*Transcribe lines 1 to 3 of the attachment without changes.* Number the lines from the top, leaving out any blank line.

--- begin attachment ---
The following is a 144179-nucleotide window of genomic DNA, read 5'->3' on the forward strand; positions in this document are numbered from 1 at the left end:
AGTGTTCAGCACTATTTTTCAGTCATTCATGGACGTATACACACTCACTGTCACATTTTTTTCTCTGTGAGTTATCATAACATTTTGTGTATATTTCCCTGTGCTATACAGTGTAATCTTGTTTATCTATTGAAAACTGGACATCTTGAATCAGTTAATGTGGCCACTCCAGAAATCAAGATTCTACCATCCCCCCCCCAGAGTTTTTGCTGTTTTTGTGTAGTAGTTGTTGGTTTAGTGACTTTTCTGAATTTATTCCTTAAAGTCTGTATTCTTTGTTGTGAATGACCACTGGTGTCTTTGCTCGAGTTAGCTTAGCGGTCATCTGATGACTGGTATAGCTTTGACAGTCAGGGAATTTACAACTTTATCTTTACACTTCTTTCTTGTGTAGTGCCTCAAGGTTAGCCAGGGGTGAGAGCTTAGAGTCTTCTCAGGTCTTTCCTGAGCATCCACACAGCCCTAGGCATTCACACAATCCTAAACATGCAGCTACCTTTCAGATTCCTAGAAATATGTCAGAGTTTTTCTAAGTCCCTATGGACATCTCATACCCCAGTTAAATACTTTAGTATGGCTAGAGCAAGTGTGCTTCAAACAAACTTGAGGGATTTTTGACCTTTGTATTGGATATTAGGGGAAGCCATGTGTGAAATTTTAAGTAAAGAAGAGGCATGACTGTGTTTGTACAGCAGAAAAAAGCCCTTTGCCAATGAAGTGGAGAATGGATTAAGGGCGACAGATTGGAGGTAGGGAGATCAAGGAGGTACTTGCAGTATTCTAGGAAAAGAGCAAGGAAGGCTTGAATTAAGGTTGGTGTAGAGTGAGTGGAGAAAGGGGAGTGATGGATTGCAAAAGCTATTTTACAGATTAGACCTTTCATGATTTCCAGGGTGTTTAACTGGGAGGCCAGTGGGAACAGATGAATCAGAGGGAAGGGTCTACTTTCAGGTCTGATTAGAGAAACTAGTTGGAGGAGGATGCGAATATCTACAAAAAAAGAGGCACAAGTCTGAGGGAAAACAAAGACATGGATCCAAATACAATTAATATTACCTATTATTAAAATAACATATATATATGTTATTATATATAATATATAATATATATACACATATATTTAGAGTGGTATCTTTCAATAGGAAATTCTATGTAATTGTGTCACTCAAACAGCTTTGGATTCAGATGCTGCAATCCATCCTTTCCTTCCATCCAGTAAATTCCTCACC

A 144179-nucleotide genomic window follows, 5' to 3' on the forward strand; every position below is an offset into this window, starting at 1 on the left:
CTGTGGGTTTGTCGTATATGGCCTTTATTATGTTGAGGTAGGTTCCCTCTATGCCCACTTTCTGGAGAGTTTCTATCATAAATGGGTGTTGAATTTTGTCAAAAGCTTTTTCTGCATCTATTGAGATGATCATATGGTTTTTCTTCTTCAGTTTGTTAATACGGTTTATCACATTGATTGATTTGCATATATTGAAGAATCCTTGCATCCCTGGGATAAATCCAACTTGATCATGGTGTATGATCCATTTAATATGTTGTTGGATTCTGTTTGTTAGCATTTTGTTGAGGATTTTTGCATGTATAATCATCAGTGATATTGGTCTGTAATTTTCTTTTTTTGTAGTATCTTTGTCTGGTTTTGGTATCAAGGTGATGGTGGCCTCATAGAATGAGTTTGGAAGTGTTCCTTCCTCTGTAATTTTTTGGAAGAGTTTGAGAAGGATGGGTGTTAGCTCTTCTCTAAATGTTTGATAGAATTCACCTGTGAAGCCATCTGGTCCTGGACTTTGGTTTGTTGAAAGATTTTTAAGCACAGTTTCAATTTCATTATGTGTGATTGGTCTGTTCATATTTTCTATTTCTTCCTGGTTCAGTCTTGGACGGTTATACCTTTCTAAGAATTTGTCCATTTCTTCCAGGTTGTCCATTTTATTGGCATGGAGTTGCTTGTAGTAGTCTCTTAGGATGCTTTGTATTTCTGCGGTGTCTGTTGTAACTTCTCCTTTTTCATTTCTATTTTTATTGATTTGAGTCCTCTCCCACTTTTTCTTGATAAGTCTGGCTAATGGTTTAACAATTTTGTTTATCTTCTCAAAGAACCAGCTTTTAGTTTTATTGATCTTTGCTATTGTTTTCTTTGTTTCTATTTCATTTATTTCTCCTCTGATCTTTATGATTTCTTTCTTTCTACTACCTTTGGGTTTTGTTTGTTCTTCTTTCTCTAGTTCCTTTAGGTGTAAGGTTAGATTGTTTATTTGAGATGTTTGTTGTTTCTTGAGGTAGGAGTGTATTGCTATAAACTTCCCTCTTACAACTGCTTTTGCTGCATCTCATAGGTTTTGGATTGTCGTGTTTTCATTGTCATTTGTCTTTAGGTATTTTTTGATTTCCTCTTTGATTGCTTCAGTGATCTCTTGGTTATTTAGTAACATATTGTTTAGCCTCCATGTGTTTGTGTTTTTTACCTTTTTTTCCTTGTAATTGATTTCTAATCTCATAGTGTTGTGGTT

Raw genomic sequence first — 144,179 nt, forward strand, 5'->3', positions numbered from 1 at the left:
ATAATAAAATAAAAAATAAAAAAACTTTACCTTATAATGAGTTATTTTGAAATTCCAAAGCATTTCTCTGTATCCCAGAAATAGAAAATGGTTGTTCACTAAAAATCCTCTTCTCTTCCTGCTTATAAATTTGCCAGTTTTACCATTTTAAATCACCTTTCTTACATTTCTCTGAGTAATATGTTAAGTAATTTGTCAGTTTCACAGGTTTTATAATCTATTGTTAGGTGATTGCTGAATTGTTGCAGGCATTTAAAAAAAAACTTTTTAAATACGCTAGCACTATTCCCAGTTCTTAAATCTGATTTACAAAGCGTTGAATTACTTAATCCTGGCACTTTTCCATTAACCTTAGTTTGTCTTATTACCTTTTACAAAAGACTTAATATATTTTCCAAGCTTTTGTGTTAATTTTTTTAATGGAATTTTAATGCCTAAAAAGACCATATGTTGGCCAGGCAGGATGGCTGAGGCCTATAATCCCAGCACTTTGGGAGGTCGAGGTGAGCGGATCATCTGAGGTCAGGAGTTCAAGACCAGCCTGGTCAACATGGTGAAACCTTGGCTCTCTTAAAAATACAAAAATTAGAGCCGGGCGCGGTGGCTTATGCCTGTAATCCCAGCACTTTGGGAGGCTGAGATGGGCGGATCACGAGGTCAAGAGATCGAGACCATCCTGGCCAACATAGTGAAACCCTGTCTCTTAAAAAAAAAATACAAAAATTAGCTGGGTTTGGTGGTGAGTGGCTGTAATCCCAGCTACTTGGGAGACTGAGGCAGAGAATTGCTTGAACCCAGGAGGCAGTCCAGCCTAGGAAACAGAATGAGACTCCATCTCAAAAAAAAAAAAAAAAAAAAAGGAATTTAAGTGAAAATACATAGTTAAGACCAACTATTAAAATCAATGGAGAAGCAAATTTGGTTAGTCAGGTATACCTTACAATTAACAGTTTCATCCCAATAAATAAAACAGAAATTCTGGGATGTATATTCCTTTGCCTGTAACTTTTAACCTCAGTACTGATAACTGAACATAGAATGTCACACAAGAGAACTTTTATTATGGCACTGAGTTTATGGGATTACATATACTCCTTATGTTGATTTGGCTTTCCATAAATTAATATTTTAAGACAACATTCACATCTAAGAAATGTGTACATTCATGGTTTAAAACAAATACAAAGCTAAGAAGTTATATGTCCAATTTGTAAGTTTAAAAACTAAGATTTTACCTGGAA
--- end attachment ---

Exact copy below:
The following is a 144179-nucleotide window of genomic DNA, read 5'->3' on the forward strand; positions in this document are numbered from 1 at the left end:
AGTGTTCAGCACTATTTTTCAGTCATTCATGGACGTATACACACTCACTGTCACATTTTTTTCTCTGTGAGTTATCATAACATTTTGTGTATATTTCCCTGTGCTATACAGTGTAATCTTGTTTATCTATTGAAAACTGGACATCTTGAATCAGTTAATGTGGCCACTCCAGAAATCAAGATTCTACCATCCCCCCCCCAGAGTTTTTGCTGTTTTTGTGTAGTAGTTGTTGGTTTAGTGACTTTTCTGAATTTATTCCTTAAAGTCTGTATTCTTTGTTGTGAATGACCACTGGTGTCTTTGCTCGAGTTAGCTTAGCGGTCATCTGATGACTGGTATAGCTTTGACAGTCAGGGAATTTACAACTTTATCTTTACACTTCTTTCTTGTGTAGTGCCTCAAGGTTAGCCAGGGGTGAGAGCTTAGAGTCTTCTCAGGTCTTTCCTGAGCATCCACACAGCCCTAGGCATTCACACAATCCTAAACATGCAGCTACCTTTCAGATTCCTAGAAATATGTCAGAGTTTTTCTAAGTCCCTATGGACATCTCATACCCCAGTTAAATACTTTAGTATGGCTAGAGCAAGTGTGCTTCAAACAAACTTGAGGGATTTTTGACCTTTGTATTGGATATTAGGGGAAGCCATGTGTGAAATTTTAAGTAAAGAAGAGGCATGACTGTGTTTGTACAGCAGAAAAAAGCCCTTTGCCAATGAAGTGGAGAATGGATTAAGGGCGACAGATTGGAGGTAGGGAGATCAAGGAGGTACTTGCAGTATTCTAGGAAAAGAGCAAGGAAGGCTTGAATTAAGGTTGGTGTAGAGTGAGTGGAGAAAGGGGAGTGATGGATTGCAAAAGCTATTTTACAGATTAGACCTTTCATGATTTCCAGGGTGTTTAACTGGGAGGCCAGTGGGAACAGATGAATCAGAGGGAAGGGTCTACTTTCAGGTCTGATTAGAGAAACTAGTTGGAGGAGGATGCGAATATCTACAAAAAAAGAGGCACAAGTCTGAGGGAAAACAAAGACATGGATCCAAATACAATTAATATTACCTATTATTAAAATAACATATATATATGTTATTATATATAATATATAATATATATACACATATATTTAGAGTGGTATCTTTCAATAGGAAATTCTATGTAATTGTGTCACTCAAACAGCTTTGGATTCAGATGCTGCAATCCATCCTTTCCTTCCATCCAGTAAATTCCTCACC

A 144179-nucleotide genomic window follows, 5' to 3' on the forward strand; every position below is an offset into this window, starting at 1 on the left: